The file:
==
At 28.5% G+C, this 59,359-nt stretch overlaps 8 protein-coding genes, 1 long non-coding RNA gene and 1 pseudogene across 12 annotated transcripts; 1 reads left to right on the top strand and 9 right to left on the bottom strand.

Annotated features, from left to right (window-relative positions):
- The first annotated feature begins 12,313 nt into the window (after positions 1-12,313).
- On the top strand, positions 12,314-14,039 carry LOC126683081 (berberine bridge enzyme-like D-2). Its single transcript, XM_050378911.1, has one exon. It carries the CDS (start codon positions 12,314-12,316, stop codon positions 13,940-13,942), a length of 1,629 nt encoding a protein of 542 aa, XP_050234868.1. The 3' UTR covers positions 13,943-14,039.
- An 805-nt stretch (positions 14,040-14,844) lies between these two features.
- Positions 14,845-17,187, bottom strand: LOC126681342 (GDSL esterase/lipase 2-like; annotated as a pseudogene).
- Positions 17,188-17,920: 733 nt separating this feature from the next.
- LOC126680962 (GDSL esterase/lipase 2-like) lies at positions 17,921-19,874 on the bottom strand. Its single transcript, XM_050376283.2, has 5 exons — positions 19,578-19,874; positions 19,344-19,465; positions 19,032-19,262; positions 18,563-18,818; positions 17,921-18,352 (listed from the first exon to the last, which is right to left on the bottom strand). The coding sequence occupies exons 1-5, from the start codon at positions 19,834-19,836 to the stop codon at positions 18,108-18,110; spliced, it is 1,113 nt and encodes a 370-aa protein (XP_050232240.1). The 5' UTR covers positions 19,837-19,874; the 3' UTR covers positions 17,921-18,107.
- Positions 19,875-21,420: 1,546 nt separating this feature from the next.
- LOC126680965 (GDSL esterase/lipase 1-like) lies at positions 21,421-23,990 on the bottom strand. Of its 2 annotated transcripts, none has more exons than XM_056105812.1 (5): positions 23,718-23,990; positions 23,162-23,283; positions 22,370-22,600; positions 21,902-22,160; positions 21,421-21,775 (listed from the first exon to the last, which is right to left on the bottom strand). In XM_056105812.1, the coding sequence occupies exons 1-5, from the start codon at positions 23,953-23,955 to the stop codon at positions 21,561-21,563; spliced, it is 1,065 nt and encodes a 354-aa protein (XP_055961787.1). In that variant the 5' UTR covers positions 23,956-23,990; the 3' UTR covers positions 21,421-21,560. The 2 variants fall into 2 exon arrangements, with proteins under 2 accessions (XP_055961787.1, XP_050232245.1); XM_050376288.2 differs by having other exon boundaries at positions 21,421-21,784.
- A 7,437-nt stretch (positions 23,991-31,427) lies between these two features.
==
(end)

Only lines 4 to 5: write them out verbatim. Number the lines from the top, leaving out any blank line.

- On the top strand, positions 12,314-14,039 carry LOC126683081 (berberine bridge enzyme-like D-2). Its single transcript, XM_050378911.1, has one exon. It carries the CDS (start codon positions 12,314-12,316, stop codon positions 13,940-13,942), a length of 1,629 nt encoding a protein of 542 aa, XP_050234868.1. The 3' UTR covers positions 13,943-14,039.
- An 805-nt stretch (positions 14,040-14,844) lies between these two features.